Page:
FiveThirtyEight Oversimplifies the Animation Industry – Animation Scoop

FiveThirtyEight Oversimplifies the Animation Industry

Data-centric website FiveThirtyEight thinks it’s nailed down the Seven Ways to Become an Animation Powerhouse. Their analysis is incomplete though, and misses a few large factors that make animated movies successful.

For starters, their title is misleading; there are no seven ways listed in the article. Instead writer Walt Hickey merely analyses the performance of a few of the largest animation studios in recent decades. His conclusion? Illumination is the one that’s hit the sweet spot by churning out cheap films with mass appeal.

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My gripe with Hickey’s analysis is that he focuses on the twin aspects of Rotten Tomato ratings and box office takings. He may be intentionally keeping it simple, yet he is oversimplifying the animation business in doing so. Animated films contend with different pressures than live-action, and connect with audiences in different ways too. Distilling animated films down into ratings and box office grosses deprives readers of the other, equally important contributors to animated features’ successes.

Story, characters, comedy, marketing, branding; all significantly influence the performance of an animated film for better or worse. Pixar’s brand is as much a part of their success as the films themselves. The very mention of the word is enough to get people talking and into cinema seats. Shouldn’t that be something to consider when looking at the studios success? I’m going to argue that it is; especially as the studio increasingly attracts audiences by relying upon the goodwill of its initial run of hits.

As a captive audience, children are marketed animated films are as much to their parents as to them. Critical reviews matter not a whit to kids, or to parents simply looking for any animated film to hold their attention for an hour or two.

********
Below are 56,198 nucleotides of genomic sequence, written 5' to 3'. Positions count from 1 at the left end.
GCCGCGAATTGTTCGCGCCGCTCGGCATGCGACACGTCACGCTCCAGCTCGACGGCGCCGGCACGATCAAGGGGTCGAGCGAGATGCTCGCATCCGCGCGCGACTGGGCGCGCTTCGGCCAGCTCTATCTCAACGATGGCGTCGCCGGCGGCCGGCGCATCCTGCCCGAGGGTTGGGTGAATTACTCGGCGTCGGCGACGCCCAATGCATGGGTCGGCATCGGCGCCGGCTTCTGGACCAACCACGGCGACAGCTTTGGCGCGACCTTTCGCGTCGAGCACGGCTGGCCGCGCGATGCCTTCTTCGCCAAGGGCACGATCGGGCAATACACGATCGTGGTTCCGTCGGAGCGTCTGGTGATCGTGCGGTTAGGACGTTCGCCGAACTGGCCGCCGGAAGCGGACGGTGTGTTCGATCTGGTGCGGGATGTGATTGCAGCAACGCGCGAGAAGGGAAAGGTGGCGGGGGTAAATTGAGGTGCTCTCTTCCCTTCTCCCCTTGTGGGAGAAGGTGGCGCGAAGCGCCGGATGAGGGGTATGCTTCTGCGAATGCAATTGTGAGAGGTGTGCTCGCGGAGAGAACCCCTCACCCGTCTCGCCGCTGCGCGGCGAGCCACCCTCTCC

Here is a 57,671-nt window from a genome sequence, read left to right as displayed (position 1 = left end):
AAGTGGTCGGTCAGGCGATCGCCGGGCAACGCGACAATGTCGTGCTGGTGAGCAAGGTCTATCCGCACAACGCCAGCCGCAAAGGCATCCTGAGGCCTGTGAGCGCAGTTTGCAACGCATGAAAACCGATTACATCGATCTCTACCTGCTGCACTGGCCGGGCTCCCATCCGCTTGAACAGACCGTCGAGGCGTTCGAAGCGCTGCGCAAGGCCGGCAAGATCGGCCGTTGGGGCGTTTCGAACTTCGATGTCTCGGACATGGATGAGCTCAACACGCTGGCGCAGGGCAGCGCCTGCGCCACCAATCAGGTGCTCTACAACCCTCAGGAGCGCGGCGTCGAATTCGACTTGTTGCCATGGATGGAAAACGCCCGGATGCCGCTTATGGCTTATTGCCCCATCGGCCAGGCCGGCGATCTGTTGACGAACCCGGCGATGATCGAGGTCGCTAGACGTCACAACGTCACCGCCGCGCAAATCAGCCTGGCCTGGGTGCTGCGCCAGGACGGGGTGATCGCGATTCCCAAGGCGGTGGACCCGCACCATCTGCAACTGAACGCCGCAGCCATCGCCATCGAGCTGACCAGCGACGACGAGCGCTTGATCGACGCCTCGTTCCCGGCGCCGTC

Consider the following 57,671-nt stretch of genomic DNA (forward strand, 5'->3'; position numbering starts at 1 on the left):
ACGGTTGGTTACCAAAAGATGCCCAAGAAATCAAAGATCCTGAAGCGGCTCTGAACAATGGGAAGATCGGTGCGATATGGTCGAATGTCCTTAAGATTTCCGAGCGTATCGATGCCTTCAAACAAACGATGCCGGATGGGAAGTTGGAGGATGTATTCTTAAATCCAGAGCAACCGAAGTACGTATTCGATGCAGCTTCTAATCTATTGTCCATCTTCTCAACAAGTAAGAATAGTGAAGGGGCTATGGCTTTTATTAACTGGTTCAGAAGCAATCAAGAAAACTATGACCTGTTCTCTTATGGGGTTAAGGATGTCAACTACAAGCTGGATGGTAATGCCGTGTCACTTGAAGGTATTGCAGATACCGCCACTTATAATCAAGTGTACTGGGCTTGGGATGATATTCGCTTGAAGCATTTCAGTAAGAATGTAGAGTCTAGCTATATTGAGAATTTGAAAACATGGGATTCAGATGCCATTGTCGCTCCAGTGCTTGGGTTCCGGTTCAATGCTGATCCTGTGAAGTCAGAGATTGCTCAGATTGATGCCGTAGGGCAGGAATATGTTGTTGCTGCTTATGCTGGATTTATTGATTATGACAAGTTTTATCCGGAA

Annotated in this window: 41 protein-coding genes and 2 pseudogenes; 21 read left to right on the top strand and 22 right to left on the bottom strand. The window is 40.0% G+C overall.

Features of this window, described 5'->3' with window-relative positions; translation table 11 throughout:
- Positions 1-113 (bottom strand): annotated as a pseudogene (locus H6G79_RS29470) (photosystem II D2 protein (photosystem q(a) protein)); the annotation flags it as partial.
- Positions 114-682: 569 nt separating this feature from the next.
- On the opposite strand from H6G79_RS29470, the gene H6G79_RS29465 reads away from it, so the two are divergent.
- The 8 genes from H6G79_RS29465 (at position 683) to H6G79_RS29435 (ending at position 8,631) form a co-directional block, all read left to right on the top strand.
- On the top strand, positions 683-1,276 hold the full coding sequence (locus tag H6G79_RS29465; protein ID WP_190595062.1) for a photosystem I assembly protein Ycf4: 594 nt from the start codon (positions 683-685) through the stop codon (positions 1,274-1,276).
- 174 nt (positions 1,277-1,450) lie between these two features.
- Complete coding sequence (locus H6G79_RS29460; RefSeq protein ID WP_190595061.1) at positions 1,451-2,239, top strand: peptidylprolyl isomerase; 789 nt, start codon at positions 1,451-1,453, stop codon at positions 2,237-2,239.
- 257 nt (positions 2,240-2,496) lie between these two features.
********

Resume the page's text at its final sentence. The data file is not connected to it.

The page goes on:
Successful animated studios in recent times are also easily identifiable. For starters, they’ve used CGI, are family comedies, are stylistically cute and colourful, and are rarely musicals. Deviations from this formula are few and far between. There’s no need to even look at the data if the source material is this homogeneous.

The industry itself is another matter entirely. Animation’s costly nature favours larger studios when it comes to more widespread releases. Lots of independent animated films remain secluded in niche genres or in arthouse cinemas. They can be artistically brilliant, financially successful, and embody technological innovation, yet because they don’t fit the above mold, are ignored.

Given the uphill battle that animated films already face, it’s discouraging to see them being whittled down to such simple traits. Movies are complex entities and success is more than a black and white definition. Becoming an animation powerhouse is about much more than the films themselves, and it’s discouraging to see people attempt to define it as such.

Charles Kenny

Charles Kenny

Being tall, Irish and a civil engineer by trade, Charles stands out in the animation crowd, hence his position as the Animation Anomaly.
Charles Kenny
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